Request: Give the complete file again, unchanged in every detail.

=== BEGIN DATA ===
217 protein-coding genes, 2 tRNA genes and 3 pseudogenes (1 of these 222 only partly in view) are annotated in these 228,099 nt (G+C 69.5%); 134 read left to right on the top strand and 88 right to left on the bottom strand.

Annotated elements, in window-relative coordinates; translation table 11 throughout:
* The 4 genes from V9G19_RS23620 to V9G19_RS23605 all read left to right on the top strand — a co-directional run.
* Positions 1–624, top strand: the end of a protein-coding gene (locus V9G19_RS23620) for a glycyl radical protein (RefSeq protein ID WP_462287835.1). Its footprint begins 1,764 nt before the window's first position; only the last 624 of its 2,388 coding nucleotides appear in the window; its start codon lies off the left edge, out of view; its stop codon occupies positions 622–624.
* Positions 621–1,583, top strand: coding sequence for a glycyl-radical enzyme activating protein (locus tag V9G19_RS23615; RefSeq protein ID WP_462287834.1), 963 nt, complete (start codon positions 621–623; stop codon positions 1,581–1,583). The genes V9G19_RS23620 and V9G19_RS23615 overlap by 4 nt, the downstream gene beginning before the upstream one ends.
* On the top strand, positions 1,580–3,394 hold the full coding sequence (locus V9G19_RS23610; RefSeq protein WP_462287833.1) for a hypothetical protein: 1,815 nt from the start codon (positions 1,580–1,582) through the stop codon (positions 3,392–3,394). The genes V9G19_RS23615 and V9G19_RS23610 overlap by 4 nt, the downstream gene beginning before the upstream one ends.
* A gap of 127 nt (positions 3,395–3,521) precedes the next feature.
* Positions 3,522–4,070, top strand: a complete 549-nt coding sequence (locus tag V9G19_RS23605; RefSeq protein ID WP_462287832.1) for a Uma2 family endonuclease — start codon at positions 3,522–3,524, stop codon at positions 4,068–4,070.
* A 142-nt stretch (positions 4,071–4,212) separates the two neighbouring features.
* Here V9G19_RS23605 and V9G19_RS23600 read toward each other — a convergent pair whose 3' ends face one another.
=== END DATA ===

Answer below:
217 protein-coding genes, 2 tRNA genes and 3 pseudogenes (1 of these 222 only partly in view) are annotated in these 228,099 nt (G+C 69.5%); 134 read left to right on the top strand and 88 right to left on the bottom strand.

Annotated elements, in window-relative coordinates; translation table 11 throughout:
* The 4 genes from V9G19_RS23620 to V9G19_RS23605 all read left to right on the top strand — a co-directional run.
* Positions 1–624, top strand: the end of a protein-coding gene (locus V9G19_RS23620) for a glycyl radical protein (RefSeq protein ID WP_462287835.1). Its footprint begins 1,764 nt before the window's first position; only the last 624 of its 2,388 coding nucleotides appear in the window; its start codon lies off the left edge, out of view; its stop codon occupies positions 622–624.
* Positions 621–1,583, top strand: coding sequence for a glycyl-radical enzyme activating protein (locus tag V9G19_RS23615; RefSeq protein ID WP_462287834.1), 963 nt, complete (start codon positions 621–623; stop codon positions 1,581–1,583). The genes V9G19_RS23620 and V9G19_RS23615 overlap by 4 nt, the downstream gene beginning before the upstream one ends.
* On the top strand, positions 1,580–3,394 hold the full coding sequence (locus V9G19_RS23610; RefSeq protein WP_462287833.1) for a hypothetical protein: 1,815 nt from the start codon (positions 1,580–1,582) through the stop codon (positions 3,392–3,394). The genes V9G19_RS23615 and V9G19_RS23610 overlap by 4 nt, the downstream gene beginning before the upstream one ends.
* A gap of 127 nt (positions 3,395–3,521) precedes the next feature.
* Positions 3,522–4,070, top strand: a complete 549-nt coding sequence (locus tag V9G19_RS23605; RefSeq protein ID WP_462287832.1) for a Uma2 family endonuclease — start codon at positions 3,522–3,524, stop codon at positions 4,068–4,070.
* A 142-nt stretch (positions 4,071–4,212) separates the two neighbouring features.
* Here V9G19_RS23605 and V9G19_RS23600 read toward each other — a convergent pair whose 3' ends face one another.